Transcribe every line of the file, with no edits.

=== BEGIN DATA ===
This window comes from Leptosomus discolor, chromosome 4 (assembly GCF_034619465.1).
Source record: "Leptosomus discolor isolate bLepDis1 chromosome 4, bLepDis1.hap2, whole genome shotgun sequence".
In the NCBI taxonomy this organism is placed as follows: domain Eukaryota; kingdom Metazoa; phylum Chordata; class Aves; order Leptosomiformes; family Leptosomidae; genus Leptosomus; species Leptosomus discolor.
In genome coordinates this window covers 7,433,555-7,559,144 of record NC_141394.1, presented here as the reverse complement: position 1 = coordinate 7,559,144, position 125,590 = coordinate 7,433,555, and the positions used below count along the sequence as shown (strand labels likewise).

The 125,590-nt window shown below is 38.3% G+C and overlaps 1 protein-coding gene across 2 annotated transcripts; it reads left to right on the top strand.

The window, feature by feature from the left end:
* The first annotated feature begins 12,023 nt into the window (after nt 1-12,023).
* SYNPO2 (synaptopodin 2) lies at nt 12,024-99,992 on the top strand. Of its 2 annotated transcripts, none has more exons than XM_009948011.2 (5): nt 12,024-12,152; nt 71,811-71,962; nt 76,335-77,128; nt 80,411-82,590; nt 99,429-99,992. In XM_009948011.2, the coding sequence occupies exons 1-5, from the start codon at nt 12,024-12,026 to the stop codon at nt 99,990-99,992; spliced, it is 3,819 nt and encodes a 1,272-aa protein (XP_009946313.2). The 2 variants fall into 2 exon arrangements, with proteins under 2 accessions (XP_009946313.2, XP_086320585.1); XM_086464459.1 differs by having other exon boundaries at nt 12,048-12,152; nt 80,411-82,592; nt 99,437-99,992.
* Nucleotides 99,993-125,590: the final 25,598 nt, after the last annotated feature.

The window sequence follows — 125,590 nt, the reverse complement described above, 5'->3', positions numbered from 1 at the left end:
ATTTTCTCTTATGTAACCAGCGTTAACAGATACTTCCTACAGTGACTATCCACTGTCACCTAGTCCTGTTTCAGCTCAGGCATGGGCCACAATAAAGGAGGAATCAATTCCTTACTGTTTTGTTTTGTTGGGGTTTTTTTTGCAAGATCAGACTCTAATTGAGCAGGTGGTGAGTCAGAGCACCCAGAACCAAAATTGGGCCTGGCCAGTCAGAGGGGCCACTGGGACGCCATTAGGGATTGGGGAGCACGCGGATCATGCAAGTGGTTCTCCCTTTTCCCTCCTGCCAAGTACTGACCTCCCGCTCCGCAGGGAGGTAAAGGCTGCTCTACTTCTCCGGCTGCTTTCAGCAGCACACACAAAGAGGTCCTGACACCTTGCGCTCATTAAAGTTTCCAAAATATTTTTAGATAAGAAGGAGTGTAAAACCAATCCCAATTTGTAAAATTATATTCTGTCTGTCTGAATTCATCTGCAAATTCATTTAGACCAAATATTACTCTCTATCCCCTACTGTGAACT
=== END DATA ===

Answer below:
This window comes from Leptosomus discolor, chromosome 4 (assembly GCF_034619465.1).
Source record: "Leptosomus discolor isolate bLepDis1 chromosome 4, bLepDis1.hap2, whole genome shotgun sequence".
In the NCBI taxonomy this organism is placed as follows: domain Eukaryota; kingdom Metazoa; phylum Chordata; class Aves; order Leptosomiformes; family Leptosomidae; genus Leptosomus; species Leptosomus discolor.
In genome coordinates this window covers 7,433,555-7,559,144 of record NC_141394.1, presented here as the reverse complement: position 1 = coordinate 7,559,144, position 125,590 = coordinate 7,433,555, and the positions used below count along the sequence as shown (strand labels likewise).

The 125,590-nt window shown below is 38.3% G+C and overlaps 1 protein-coding gene across 2 annotated transcripts; it reads left to right on the top strand.

The window, feature by feature from the left end:
* The first annotated feature begins 12,023 nt into the window (after nt 1-12,023).
* SYNPO2 (synaptopodin 2) lies at nt 12,024-99,992 on the top strand. Of its 2 annotated transcripts, none has more exons than XM_009948011.2 (5): nt 12,024-12,152; nt 71,811-71,962; nt 76,335-77,128; nt 80,411-82,590; nt 99,429-99,992. In XM_009948011.2, the coding sequence occupies exons 1-5, from the start codon at nt 12,024-12,026 to the stop codon at nt 99,990-99,992; spliced, it is 3,819 nt and encodes a 1,272-aa protein (XP_009946313.2). The 2 variants fall into 2 exon arrangements, with proteins under 2 accessions (XP_009946313.2, XP_086320585.1); XM_086464459.1 differs by having other exon boundaries at nt 12,048-12,152; nt 80,411-82,592; nt 99,437-99,992.
* Nucleotides 99,993-125,590: the final 25,598 nt, after the last annotated feature.

The window sequence follows — 125,590 nt, the reverse complement described above, 5'->3', positions numbered from 1 at the left end:
ATTTTCTCTTATGTAACCAGCGTTAACAGATACTTCCTACAGTGACTATCCACTGTCACCTAGTCCTGTTTCAGCTCAGGCATGGGCCACAATAAAGGAGGAATCAATTCCTTACTGTTTTGTTTTGTTGGGGTTTTTTTTGCAAGATCAGACTCTAATTGAGCAGGTGGTGAGTCAGAGCACCCAGAACCAAAATTGGGCCTGGCCAGTCAGAGGGGCCACTGGGACGCCATTAGGGATTGGGGAGCACGCGGATCATGCAAGTGGTTCTCCCTTTTCCCTCCTGCCAAGTACTGACCTCCCGCTCCGCAGGGAGGTAAAGGCTGCTCTACTTCTCCGGCTGCTTTCAGCAGCACACACAAAGAGGTCCTGACACCTTGCGCTCATTAAAGTTTCCAAAATATTTTTAGATAAGAAGGAGTGTAAAACCAATCCCAATTTGTAAAATTATATTCTGTCTGTCTGAATTCATCTGCAAATTCATTTAGACCAAATATTACTCTCTATCCCCTACTGTGAACT